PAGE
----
National Credit Regulator data shows that 54% of South Africans have their applications for credit (such as car finance, home loans and personal loans) rejected. If you’ve been given the cold shoulder by your bank or lender, it could be that your credit score is to blame.

Being rejected by a bank or lender can happen to anyone. A bank might reject an application for various reasons, including having a bad or little credit history. Lenders look at your credit score and credit report to assess your credit application.  Most people don’t know that their credit score – essentially a numerical rating of their creditworthiness – could be one of the key culprits.

This is why knowing your credit score and the contents of your credit report can help you avoid being rejected for a loan. With access to this information, you can see what the bank or lender sees, so that you can take steps to improve your score and boost your chances of being accepted for a loan.

Your credit report is like your financial resumé

Start by thinking of your credit report as your financial resume. Just as potential employers will look at your work resume to decide whether to hire you, a lender will look at how you’ve handled credit in the past to decide whether to lend to you.

If your credit report shows that you’ve handled credit well, always paying back what you’ve borrowed, this shows the lender that you’re less risky. The higher your credit score, the less risky you are to the lender, and the more likely you are to be accepted.

Improving your financial resumé starts with understanding your credit score and credit report. Your credit report contains your financial history, including how and when you repay your debts, how much you owe, and how long you’ve been using credit. Your credit score is a three-digit number calculated using your credit report – it’s like a grade of your credit report.

Being able to keep tabs on any positive and negative fluctuations in your credit score at more regular intervals allows you to intervene and to track whether there has been an improvement in your score after you have taken action.

Simple steps to improve your score

A low credit score may make it more difficult to get credit. If your score is low, there are many ways that you can start to improve it.

“The good news is that everyone can take some simple steps to improve their credit score. Your credit score is not determined by your income, so while not everyone can have an ‘excellent’ credit score, there are steps we can all take to improve ours,” says Justin Basini, founder and CEO of ClearScore.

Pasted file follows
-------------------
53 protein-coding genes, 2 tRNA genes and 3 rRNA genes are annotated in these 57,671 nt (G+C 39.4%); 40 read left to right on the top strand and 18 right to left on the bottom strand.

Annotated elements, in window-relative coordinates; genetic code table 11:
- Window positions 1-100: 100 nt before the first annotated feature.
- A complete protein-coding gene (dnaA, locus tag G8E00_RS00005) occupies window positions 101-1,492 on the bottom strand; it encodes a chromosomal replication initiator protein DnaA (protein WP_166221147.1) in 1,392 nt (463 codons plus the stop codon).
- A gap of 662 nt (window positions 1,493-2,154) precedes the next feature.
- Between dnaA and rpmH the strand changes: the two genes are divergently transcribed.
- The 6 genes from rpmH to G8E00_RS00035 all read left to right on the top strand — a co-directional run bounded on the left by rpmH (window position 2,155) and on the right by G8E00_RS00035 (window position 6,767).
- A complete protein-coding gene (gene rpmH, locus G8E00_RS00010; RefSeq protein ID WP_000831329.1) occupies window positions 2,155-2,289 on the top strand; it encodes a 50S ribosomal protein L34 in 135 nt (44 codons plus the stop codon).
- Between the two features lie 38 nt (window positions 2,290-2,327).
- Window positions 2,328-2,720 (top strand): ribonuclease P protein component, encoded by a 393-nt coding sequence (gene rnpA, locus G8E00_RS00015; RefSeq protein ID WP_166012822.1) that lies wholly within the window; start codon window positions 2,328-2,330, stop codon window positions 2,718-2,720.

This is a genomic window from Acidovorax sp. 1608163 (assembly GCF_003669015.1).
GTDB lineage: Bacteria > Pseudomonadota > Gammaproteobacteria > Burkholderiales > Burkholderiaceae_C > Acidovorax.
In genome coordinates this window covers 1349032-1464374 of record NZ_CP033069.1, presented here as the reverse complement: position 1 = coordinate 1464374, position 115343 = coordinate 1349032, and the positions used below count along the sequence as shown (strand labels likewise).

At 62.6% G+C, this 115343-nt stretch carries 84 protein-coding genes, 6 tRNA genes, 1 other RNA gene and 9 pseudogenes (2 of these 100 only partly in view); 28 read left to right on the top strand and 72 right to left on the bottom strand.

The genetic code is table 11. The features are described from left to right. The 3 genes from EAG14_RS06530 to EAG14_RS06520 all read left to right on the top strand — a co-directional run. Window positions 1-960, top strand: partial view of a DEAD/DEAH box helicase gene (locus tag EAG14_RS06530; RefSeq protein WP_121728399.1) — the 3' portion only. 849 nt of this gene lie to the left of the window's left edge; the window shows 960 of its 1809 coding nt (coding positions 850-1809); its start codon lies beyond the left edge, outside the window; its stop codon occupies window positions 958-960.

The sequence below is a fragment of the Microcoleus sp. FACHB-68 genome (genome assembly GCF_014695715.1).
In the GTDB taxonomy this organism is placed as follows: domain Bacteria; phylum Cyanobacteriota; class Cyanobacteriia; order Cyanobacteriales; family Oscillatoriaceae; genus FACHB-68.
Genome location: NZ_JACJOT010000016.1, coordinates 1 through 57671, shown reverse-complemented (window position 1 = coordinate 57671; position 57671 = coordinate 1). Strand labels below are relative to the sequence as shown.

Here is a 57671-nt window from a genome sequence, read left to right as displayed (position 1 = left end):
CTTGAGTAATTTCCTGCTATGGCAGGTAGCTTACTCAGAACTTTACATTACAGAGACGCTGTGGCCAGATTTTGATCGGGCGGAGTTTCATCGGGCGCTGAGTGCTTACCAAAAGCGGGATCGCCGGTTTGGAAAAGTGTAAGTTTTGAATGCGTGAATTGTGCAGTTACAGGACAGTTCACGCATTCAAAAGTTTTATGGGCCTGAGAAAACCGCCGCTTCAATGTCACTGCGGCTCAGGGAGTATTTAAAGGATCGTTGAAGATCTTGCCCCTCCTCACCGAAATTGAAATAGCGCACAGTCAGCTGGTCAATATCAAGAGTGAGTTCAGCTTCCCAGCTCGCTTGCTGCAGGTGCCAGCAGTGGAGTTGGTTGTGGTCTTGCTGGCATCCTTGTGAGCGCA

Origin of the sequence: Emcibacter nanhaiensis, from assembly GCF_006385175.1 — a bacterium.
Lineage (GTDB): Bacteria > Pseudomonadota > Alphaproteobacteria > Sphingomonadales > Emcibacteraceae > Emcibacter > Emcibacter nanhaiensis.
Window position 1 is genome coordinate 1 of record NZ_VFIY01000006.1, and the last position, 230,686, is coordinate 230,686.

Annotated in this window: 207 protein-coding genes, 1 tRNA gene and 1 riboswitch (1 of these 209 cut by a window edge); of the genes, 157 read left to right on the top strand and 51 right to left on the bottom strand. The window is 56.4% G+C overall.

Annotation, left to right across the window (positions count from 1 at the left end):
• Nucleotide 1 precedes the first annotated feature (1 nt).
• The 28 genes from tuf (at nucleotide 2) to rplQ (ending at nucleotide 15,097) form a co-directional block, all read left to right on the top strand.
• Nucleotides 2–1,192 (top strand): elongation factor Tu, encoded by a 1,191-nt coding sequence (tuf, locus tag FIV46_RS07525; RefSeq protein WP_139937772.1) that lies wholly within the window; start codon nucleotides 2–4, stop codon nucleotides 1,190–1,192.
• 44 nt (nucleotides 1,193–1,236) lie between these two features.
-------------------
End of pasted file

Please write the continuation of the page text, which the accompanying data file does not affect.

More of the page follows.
Tips to boost your credit score

● Check your credit report regularly. If you identify anything in your report that you think could be wrong or could possibly be fraud, such as identity theft, contact ClearScore and have these details removed from your report. You should also contact ClearScore if your report contains any incorrect missed payments

● Pay off your credit card, phone bills, and other debt regularly and on time

● If paying off your loan becomes difficult, discuss this with the lender

● If your loan application was rejected, check your credit score to see if that may have been the reason before applying again

● Check how likely it is that your loan application will be accepted before applying. You can do this using a service like ClearScore

● Don’t max out your credit cards. A high credit utilisation rate makes you look too dependent on credit, increasing your risk profile and hurting your credit score. Try using less than 50% of the credit available to you

● Build your score by using small amounts of your available credit and consistently paying off your debt at the end of each month. This shows a lender that you can borrow responsibly

● Having little or no credit history negatively impacts your credit score. Consider applying for a credit or store card, or cell phone contract, to borrow small amounts and pay off those amounts consistently.

This article was first published in IOL on 27 March 2019.